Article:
Norquist: In the 1978, '79, and '80 races I ran a group called the Tax Action Coalition. Ed Clark [the 1980 L.P. presidential nominee] was the chairman. I've found that Libertarian Party activists make the best tax activists because they never get involved in the silly questions about which tax is preferable. They understand that the total tax burden is the total amount of freedom taken away from you, and it needs to be reduced as quickly and as completely as is humanly possible.
Much like the pro-life movement and the Christian right, the Libertarian Party has gotten much more sophisticated and presentable over the last 20 years. That's a tremendous asset. As a presidential candidate, Harry Browne was reasonable, non-threatening, and educated a lot of people on a lot of issues.
The Leave-Us-Alone Coalition and the American ideology are libertarian. That's what it means to be an American. Almost everyone has a little deviation from that, but almost everybody almost all the time wants freedom, which is a big step forward, say, from living in France or Germany.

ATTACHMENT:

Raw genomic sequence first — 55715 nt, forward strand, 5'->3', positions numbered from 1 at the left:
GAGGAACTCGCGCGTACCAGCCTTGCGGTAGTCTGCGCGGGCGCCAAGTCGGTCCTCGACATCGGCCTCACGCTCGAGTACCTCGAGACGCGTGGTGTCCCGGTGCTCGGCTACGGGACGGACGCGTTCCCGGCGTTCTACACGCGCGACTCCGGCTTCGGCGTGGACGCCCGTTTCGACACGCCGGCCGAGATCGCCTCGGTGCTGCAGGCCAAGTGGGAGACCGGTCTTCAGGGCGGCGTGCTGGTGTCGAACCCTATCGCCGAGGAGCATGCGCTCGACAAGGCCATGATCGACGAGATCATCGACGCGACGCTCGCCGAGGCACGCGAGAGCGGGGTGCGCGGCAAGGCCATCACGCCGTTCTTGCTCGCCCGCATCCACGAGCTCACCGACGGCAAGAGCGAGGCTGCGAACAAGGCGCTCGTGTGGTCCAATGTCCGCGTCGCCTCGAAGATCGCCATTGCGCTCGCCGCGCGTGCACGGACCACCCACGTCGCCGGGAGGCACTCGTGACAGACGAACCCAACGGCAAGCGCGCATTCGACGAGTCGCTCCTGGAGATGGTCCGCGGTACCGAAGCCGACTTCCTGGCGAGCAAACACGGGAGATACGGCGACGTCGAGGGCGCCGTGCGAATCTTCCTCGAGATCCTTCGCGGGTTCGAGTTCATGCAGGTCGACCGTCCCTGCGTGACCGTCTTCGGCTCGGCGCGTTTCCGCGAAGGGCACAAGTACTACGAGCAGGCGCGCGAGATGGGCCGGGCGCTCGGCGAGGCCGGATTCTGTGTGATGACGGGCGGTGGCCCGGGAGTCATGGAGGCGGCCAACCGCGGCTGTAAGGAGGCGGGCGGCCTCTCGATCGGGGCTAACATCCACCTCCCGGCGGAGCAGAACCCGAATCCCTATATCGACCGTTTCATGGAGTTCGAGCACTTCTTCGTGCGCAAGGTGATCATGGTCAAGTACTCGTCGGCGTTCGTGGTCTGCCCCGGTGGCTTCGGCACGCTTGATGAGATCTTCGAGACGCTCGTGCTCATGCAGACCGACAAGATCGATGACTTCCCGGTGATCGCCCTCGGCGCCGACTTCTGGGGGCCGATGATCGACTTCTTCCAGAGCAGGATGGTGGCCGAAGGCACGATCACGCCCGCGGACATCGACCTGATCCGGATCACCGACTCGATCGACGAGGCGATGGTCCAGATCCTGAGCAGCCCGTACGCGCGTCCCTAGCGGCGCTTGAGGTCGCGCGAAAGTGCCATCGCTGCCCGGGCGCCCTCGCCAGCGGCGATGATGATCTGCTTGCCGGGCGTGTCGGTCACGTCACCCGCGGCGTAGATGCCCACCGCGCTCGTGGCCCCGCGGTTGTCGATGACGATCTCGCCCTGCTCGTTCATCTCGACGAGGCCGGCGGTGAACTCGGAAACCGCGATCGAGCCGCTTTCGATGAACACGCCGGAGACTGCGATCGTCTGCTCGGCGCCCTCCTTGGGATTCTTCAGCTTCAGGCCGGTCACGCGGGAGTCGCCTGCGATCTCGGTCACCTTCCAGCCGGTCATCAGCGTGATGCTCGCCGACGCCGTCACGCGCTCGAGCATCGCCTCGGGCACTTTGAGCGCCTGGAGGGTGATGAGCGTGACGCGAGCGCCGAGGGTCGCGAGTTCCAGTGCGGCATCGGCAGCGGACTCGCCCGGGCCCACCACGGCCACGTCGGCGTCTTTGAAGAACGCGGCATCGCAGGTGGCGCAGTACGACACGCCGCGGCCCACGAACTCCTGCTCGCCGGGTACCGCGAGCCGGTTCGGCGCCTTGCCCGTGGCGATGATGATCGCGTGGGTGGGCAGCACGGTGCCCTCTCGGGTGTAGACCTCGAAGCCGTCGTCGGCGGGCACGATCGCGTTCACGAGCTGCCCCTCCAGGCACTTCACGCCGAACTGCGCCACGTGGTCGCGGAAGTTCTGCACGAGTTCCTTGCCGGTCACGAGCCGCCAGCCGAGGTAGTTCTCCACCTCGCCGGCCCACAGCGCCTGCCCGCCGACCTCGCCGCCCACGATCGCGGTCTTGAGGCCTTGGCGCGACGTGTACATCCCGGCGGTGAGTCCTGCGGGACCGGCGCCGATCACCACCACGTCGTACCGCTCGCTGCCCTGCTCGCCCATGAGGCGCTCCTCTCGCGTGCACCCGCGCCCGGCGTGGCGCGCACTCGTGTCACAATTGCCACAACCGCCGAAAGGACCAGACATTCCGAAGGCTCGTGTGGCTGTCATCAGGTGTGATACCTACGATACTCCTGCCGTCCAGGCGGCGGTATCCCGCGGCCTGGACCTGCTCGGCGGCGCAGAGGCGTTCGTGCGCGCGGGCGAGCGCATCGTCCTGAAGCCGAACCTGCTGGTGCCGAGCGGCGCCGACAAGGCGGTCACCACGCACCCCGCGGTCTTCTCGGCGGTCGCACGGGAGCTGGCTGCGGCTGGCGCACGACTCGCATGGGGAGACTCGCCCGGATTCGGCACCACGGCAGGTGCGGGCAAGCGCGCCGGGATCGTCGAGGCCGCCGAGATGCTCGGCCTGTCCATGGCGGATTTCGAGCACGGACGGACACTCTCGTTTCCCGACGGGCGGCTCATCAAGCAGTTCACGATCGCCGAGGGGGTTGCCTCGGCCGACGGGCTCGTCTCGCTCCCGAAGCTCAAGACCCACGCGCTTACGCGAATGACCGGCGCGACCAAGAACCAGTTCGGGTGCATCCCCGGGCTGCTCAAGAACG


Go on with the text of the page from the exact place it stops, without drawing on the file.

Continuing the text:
Reason: Talk about your "in half" initiative.
Norquist: It's an initiative of ATR. I am writing a book, called In Half: How and Why We Cut the Government in Half in One Generation, 25 Years. I picked 25 years because I assume setbacks, I assume bad times as well as good. Obviously if you speed up growth, you can get to government taking only half as large a percentage of the economy quicker.
But if you privatize Social Security, if you voucherize education, if you sell the $270 billion worth of airports and wastewater treatment plants, eliminate welfare, and so on, you can get the federal government, state government, and local government to basically half of its present level of costs. Instead of 33 percent of the economy, make it 16.5 percent of the economy.
I think we could do it a lot faster if we elected the right guys, but I think it's politically doable to say, here's our goal: Cut the government in half. I think it's important to have a clearly articulated goal. And I think the movement would buy into the idea that yes, we want to move toward the government's being half its present size. That's a radical enough and big enough step that it's worth the journey. Then in 25 years I intend to write a sequel: How to Cut the Government in Half Again.